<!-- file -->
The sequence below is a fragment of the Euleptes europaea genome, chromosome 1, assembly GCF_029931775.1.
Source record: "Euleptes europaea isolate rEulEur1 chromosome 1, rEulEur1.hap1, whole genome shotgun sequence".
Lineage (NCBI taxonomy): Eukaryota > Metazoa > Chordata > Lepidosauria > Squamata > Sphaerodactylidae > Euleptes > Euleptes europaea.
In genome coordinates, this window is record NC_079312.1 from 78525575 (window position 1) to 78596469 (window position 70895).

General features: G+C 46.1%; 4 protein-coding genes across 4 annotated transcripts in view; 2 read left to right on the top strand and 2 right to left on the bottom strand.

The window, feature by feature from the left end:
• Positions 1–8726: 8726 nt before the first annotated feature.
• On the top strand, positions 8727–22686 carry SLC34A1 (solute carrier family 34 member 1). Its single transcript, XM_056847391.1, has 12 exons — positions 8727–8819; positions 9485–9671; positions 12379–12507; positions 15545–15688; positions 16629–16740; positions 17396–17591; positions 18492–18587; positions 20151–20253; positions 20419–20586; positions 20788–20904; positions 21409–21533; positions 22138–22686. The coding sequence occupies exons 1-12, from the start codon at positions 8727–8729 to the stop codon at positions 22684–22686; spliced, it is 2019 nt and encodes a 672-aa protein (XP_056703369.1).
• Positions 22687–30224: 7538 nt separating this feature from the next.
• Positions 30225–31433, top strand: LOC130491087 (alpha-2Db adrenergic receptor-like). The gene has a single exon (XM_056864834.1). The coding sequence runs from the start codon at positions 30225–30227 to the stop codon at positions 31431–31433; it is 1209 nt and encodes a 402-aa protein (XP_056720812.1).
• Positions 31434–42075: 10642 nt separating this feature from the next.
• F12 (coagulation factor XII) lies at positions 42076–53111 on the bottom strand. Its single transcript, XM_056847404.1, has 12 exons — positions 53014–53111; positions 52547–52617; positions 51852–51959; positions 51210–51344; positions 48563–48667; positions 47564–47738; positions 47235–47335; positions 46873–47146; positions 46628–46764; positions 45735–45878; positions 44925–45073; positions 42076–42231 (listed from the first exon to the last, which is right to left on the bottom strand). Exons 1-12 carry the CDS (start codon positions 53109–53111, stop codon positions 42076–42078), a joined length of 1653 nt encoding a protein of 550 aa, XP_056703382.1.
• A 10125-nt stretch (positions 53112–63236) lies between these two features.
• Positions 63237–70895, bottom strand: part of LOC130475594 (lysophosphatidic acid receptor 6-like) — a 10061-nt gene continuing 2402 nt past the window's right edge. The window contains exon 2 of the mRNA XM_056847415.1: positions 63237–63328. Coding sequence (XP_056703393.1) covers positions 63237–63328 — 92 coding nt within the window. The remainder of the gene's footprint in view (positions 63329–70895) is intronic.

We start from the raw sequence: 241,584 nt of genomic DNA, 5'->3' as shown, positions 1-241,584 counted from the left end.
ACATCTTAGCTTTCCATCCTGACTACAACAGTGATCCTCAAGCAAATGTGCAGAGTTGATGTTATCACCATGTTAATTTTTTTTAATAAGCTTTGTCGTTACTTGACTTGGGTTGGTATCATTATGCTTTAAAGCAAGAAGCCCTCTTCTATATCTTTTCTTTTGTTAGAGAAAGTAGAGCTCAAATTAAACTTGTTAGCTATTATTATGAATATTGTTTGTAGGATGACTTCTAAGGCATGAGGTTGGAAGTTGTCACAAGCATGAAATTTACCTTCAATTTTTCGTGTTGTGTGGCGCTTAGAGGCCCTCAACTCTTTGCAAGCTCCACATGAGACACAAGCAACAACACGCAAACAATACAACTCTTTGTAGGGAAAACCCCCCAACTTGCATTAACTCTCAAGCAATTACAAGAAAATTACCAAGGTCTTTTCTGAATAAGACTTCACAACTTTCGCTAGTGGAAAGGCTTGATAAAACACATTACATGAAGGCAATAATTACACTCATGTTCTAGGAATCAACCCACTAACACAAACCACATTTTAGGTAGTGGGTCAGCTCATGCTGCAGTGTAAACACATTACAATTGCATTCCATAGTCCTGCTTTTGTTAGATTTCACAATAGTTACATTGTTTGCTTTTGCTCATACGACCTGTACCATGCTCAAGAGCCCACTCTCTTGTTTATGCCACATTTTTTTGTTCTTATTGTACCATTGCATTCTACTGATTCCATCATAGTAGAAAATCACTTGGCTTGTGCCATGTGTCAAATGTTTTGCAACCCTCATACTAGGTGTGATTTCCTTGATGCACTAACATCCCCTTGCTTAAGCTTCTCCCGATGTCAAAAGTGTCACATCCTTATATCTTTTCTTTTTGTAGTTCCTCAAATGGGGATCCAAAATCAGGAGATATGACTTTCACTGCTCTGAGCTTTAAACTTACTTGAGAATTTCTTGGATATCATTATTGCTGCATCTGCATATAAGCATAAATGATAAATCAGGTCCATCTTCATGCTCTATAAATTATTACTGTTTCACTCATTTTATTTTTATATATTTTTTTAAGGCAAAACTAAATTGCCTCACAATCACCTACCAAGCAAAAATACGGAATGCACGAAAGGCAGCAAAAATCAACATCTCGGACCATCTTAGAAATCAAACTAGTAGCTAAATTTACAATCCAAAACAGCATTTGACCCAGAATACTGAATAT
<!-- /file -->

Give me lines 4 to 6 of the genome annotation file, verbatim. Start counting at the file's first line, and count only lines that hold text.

In genome coordinates, this window is record NC_079312.1 from 78525575 (window position 1) to 78596469 (window position 70895).

General features: G+C 46.1%; 4 protein-coding genes across 4 annotated transcripts in view; 2 read left to right on the top strand and 2 right to left on the bottom strand.

The window, feature by feature from the left end: